You know what they say, ‘when you gotta go, you gotta go! Your growling stomach can catch you off guard in the strangest of situations, and no, hunger pangs are not the issue! Leaving a meeting halfway through or storming out of class during a test can be outright embarrassing.

Was it something you had for dinner last night? Perhaps the morning coffee didn’t quite sit well this time. Whatever the reason, diarrhea can be a pain in the butt. Literally!

In many cases little or no intervention is required other than hydration and symptomatic management. However, caution is advised and help from a healthcare professional should be sought immediately for any significant concerns such as unusual stomach pain, bleeding or intractable symptoms of any kind.

Knowing is half the battle so this article will focus on the causes of diarrhea, particularly foods that cause diarrhea and how to stop diarrhea dead in its tracks. Before we get down and dirty (pun intended), let’s start with the basics. Medically, diarrhea is defined as ‘loose, watery stools or a frequent need to have a bowel movement.’

What causes diarrhea?

Episodic diarrhea usually lasts for a couple of days. A pang here and there and it’s gone before you know it. In other words, it is self-limiting. Depending on its onset and how long it sticks around, diarrhea can be classified into two types; acute and chronic.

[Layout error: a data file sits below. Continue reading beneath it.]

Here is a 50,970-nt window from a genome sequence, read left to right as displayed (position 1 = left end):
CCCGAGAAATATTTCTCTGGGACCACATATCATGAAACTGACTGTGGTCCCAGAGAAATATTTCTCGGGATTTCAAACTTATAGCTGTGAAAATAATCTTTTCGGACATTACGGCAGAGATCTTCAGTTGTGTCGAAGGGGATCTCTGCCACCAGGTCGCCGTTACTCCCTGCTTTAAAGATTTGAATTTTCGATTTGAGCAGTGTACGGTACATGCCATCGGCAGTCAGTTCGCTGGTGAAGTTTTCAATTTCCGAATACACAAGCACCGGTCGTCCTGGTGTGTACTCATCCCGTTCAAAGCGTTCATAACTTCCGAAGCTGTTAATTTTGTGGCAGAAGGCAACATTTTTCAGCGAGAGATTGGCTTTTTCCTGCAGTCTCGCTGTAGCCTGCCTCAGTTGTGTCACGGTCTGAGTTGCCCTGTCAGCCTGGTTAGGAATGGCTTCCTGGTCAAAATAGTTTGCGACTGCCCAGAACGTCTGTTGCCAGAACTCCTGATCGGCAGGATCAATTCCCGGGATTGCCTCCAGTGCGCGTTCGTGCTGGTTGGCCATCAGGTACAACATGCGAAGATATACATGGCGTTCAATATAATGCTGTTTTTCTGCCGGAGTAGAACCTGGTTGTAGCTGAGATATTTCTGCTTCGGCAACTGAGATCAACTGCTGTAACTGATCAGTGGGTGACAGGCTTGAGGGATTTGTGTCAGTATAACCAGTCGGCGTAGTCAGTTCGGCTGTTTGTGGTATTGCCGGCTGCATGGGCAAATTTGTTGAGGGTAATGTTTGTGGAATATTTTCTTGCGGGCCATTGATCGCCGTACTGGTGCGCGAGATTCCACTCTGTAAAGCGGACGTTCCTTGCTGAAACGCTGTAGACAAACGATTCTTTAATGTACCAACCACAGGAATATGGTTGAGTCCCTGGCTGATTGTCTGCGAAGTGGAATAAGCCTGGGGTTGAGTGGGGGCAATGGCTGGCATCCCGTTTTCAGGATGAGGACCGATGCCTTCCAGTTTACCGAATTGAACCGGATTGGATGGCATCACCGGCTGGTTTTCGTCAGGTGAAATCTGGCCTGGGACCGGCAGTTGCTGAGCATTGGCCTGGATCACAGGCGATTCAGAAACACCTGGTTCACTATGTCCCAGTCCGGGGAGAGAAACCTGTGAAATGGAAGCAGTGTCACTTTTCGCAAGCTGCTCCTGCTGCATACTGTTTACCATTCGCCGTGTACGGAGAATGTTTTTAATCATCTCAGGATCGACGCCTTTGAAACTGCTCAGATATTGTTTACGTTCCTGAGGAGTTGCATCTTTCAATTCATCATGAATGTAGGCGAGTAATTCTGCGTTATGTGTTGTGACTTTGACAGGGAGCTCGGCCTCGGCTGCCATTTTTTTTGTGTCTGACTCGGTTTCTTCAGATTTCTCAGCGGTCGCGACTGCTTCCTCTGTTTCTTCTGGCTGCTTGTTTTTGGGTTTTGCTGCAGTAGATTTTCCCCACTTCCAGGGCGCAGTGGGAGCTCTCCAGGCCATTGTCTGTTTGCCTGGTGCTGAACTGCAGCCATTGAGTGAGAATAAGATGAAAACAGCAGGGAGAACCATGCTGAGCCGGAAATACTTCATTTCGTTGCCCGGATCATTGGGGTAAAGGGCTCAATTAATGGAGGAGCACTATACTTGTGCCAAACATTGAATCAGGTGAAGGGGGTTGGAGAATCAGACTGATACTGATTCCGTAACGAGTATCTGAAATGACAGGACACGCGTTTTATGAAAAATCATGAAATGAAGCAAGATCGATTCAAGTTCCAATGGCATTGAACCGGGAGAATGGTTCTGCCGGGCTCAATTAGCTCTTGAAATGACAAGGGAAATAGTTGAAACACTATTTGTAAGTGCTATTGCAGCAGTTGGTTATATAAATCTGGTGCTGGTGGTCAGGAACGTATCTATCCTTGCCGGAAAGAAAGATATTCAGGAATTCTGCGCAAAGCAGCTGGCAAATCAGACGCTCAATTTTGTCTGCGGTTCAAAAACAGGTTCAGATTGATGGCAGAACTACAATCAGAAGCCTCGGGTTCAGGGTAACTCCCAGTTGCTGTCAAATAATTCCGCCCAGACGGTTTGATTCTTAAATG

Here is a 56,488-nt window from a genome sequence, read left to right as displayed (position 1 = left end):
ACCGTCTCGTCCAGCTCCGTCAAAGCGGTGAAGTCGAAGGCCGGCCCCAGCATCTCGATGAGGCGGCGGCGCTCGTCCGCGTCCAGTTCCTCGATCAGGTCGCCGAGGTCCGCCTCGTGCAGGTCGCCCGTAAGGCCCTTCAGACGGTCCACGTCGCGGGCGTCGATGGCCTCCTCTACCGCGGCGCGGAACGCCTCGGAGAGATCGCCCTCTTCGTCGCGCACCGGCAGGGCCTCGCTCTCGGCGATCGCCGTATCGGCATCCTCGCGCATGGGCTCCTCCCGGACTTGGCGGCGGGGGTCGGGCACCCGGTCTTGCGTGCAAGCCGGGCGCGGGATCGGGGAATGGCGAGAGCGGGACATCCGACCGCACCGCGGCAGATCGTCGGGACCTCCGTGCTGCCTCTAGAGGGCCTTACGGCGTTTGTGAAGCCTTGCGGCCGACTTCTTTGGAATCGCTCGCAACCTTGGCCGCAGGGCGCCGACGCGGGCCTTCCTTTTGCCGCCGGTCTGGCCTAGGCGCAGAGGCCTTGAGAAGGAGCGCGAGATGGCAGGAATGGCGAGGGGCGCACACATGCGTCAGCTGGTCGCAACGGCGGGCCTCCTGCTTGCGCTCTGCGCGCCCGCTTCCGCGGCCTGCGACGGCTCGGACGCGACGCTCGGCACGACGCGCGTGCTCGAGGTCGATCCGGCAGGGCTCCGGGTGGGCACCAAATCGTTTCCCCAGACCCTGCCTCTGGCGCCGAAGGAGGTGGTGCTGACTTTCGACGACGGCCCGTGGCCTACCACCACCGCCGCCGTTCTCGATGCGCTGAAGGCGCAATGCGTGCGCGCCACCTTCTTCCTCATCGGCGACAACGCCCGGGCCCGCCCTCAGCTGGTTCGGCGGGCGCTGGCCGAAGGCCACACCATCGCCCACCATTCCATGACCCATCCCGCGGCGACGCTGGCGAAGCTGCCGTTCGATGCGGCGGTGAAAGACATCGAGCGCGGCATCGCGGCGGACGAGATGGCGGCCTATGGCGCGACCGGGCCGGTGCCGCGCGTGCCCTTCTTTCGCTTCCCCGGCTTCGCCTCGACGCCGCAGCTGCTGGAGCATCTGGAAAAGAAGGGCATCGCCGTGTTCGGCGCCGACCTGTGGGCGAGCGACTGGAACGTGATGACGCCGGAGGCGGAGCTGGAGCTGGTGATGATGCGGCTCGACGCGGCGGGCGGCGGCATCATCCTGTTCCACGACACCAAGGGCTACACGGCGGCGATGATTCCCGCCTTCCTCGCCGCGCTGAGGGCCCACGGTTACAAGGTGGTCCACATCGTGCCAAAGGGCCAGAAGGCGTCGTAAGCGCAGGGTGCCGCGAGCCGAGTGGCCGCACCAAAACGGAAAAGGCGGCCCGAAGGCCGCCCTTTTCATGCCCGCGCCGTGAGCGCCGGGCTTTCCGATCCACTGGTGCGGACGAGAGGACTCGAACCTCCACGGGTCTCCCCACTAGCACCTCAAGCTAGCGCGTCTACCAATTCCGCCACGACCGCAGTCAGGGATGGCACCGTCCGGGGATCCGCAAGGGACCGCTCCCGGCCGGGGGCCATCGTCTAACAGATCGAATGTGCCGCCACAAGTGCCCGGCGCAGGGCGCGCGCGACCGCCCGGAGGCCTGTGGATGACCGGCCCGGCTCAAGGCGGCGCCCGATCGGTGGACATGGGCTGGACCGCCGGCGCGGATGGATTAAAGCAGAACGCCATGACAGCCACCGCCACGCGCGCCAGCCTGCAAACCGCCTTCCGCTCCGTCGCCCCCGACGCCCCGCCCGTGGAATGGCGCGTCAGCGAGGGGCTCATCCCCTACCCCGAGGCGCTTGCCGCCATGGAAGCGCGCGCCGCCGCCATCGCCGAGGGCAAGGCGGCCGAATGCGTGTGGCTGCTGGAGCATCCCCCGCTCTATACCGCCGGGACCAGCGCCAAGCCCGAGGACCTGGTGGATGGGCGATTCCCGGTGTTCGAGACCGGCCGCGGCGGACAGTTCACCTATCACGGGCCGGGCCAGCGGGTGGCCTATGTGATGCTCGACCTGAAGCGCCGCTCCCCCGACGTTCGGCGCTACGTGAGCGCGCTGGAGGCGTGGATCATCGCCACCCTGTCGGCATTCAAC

Acute diarrhea is when the condition lasts for a couple of days (typically less than a week). It may be due to a viral or bacterial infection. Comes and goes-nothing serious. Frequent travelers often experience upset stomachs (or Delhi belly) which is usually contracted by ingesting contaminated water or food. A condition often referred to as ‘traveler’s diarrhea’.

Chronic diarrhea can last up to four weeks, generally indicating a more serious underlying source like intestinal disorders that usually require further investigation. Irritable Bowel Syndrome or Inflammatory Bowel Disease, such as Crohn’s disease are common causes of chronic diarrhea.

Diarrhea can make you lose a considerable amount of body water and electrolytes, even in a few days. It’s extremely important to keep yourself hydrated. If the diarrhea persists for a longer time, you may experience abdominal pain, cramping, bloating and may feel feverish as well. Later on, signs of dehydration such as increased thirst, lightheadedness, dry mouth and decreased urination may begin to appear. If you feel increasingly weary, it’s better to contact your doctor as soon as possible.

The most common cause of diarrhea in children is the rotavirus. According to a recent study, diarrhea associated deaths in the United States appear to be increasing in recent years. An average of 369 diarrhea-associated deaths occurred annually among US children aged 1 to 59 months.

Watch out for dehydration!

Young children and babies can become dehydrated in just one day. They become irritable, sluggish, develop sunken eyes and dry mouth. They may cry without tears and you may notice a depression or a sunken area in the middle of the head, also known as a ‘sunken fontanelle’. You should take your child to a physician if diarrhea persists or is associated with fever or occurs with blood or pus.

Green diarrhea? Is that a thing?